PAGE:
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Did school go too far to make a point with students?

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Fascinating story came across the news wire today.I've always been an advocate of trying something different, something unique, to get a message across - especially when it's clear traditional methods aren't working.And as I've written before in this space, I'll never understand why some people just snub their noses at the risks associated with drinking driving.That being said, I'm not sure how I feel about the following. Should we be cheering school officials for "thinking outside the box" - or did they cross the proverbial line with their approach?Have a read, and post your thoughts below. We'll discuss this on my national radio show Sunday evening.OCEANSIDE, California (AP) — On a Monday morning last month, highway patrol officers visited 20 classrooms at El Camino High School to announce some horrible news: Several students had been killed in car wrecks over the weekend.Classmates wept. Some became hysterical.A few hours and many tears later, though, the pain turned to fury when the teenagers learned that it was all a hoax, a scared-straight exercise designed by school officials to dramatize the consequences of drinking and driving.As seniors prepare for graduation parties Friday, school officials in the largely prosperous San Diego, California, suburb are defending themselves against allegations that they went too far.At school assemblies, some students held posters that read, “Death is real. Don’t play with our emotions.”Michelle de Gracia, 16, was in physics class when an officer announced that her missing classmate David, a popular basketball player, had died instantly after being rear-ended by a drunken driver. She said she felt nauseated but was too stunned to cry.“They got the shock they wanted,” she said.Some of her classmates became extremely upset, prompting the teacher to tell them immediately that it was all staged.“People started yelling at the teacher,” she said. “It was pretty hectic.”Others, including many who heard the news of the 26 deaths between classes, were left in the dark until the missing students reappeared hours later.“You feel betrayed by your teachers and administrators, these people you trust,” said 15-year-old Carolyn Magos. “But then I felt selfish for feeling that way, because, I mean, if it saves one life, it’s worth it.”Officials at the 3,100-student school defended the program.“They were traumatized, but we wanted them to be traumatized,” said guidance counselor Lori Tauber, who helped organize the shocking exercise and got dozens of students to participate. “That’s how they get the message.”The plan was to tell the truth to the students at an assembly later in the day. But word that it was all a hoax began to spread before the gathering. Tauber said some counselors and administrators revealed the truth to calm some students who had become upset.Oceanside Schools Superintendent Larry Perondi said he fielded only a few calls from parents, and the PTA chapter said it had not heard any complaints. Perondi said the program would be revised, but he would not say how. And he said he was glad that students seemed to have gotten the message.“We did this in earnest,” he said. “This was not done to be a prankster.” www.mikeoncrime.com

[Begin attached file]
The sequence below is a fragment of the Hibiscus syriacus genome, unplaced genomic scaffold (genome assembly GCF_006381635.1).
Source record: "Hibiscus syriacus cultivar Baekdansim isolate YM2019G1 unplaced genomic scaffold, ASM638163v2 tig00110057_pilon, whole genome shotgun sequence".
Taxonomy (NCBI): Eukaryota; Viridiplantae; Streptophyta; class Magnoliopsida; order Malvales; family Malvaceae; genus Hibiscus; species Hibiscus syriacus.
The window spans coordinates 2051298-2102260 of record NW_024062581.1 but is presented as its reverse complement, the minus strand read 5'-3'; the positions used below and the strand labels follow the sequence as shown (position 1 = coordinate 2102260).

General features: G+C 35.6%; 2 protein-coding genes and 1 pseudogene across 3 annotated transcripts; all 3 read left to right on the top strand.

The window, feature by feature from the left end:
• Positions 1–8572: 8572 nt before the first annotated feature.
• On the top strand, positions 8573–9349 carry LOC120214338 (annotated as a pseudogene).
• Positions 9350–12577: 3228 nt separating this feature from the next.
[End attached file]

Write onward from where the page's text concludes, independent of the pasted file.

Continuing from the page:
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About Mike McIntyre

Journalist, national radio show host, author, pundit and cruise director ... Mike McIntyre loves to keep busy.

Mike is the justice reporter for the Winnipeg Free Press, where he has worked since 1997. He produces and hosts the weekly talk radio show Crime and Punishment, which runs on the Corus Radio Network in several Canadian cities.

Born and bred in Winnipeg, Mike graduated from River East Collegiate and completed his journalism studies in the Creative Communications program at Red River College.

He and his wife, Chassity, have two children.

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